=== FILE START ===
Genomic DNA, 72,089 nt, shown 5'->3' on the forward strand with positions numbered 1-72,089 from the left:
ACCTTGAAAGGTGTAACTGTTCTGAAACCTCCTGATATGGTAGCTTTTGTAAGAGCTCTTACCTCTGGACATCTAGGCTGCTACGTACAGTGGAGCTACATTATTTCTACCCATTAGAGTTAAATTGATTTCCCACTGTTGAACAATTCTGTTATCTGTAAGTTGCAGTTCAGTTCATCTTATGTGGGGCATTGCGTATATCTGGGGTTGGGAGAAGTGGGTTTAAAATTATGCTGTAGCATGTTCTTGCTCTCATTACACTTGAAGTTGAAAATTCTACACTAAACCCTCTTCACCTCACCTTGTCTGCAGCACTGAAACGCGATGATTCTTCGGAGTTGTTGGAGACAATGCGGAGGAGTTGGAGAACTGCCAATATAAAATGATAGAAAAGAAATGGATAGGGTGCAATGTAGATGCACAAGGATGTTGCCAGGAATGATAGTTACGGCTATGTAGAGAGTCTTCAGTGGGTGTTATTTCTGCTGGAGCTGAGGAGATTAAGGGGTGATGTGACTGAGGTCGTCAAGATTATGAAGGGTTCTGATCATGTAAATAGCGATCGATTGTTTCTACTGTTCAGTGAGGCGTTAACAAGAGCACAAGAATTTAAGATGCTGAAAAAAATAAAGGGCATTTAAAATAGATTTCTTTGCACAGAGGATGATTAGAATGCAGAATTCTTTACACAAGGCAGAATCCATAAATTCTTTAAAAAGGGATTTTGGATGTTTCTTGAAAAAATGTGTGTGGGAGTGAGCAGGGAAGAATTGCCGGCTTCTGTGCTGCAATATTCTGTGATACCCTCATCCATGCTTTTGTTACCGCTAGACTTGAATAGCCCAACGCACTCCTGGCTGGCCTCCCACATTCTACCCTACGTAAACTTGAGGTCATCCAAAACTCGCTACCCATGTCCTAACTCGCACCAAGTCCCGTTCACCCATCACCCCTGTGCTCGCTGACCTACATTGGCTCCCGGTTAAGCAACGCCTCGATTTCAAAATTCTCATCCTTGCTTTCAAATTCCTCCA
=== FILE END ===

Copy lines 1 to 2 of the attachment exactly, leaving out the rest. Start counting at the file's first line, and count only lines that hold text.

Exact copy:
Genomic DNA, 72,089 nt, shown 5'->3' on the forward strand with positions numbered 1-72,089 from the left:
ACCTTGAAAGGTGTAACTGTTCTGAAACCTCCTGATATGGTAGCTTTTGTAAGAGCTCTTACCTCTGGACATCTAGGCTGCTACGTACAGTGGAGCTACATTATTTCTACCCATTAGAGTTAAATTGATTTCCCACTGTTGAACAATTCTGTTATCTGTAAGTTGCAGTTCAGTTCATCTTATGTGGGGCATTGCGTATATCTGGGGTTGGGAGAAGTGGGTTTAAAATTATGCTGTAGCATGTTCTTGCTCTCATTACACTTGAAGTTGAAAATTCTACACTAAACCCTCTTCACCTCACCTTGTCTGCAGCACTGAAACGCGATGATTCTTCGGAGTTGTTGGAGACAATGCGGAGGAGTTGGAGAACTGCCAATATAAAATGATAGAAAAGAAATGGATAGGGTGCAATGTAGATGCACAAGGATGTTGCCAGGAATGATAGTTACGGCTATGTAGAGAGTCTTCAGTGGGTGTTATTTCTGCTGGAGCTGAGGAGATTAAGGGGTGATGTGACTGAGGTCGTCAAGATTATGAAGGGTTCTGATCATGTAAATAGCGATCGATTGTTTCTACTGTTCAGTGAGGCGTTAACAAGAGCACAAGAATTTAAGATGCTGAAAAAAATAAAGGGCATTTAAAATAGATTTCTTTGCACAGAGGATGATTAGAATGCAGAATTCTTTACACAAGGCAGAATCCATAAATTCTTTAAAAAGGGATTTTGGATGTTTCTTGAAAAAATGTGTGTGGGAGTGAGCAGGGAAGAATTGCCGGCTTCTGTGCTGCAATATTCTGTGATACCCTCATCCATGCTTTTGTTACCGCTAGACTTGAATAGCCCAACGCACTCCTGGCTGGCCTCCCACATTCTACCCTACGTAAACTTGAGGTCATCCAAAACTCGCTACCCATGTCCTAACTCGCACCAAGTCCCGTTCACCCATCACCCCTGTGCTCGCTGACCTACATTGGCTCCCGGTTAAGCAACGCCTCGATTTCAAAATTCTCATCCTTGCTTTCAAATTCCTCCA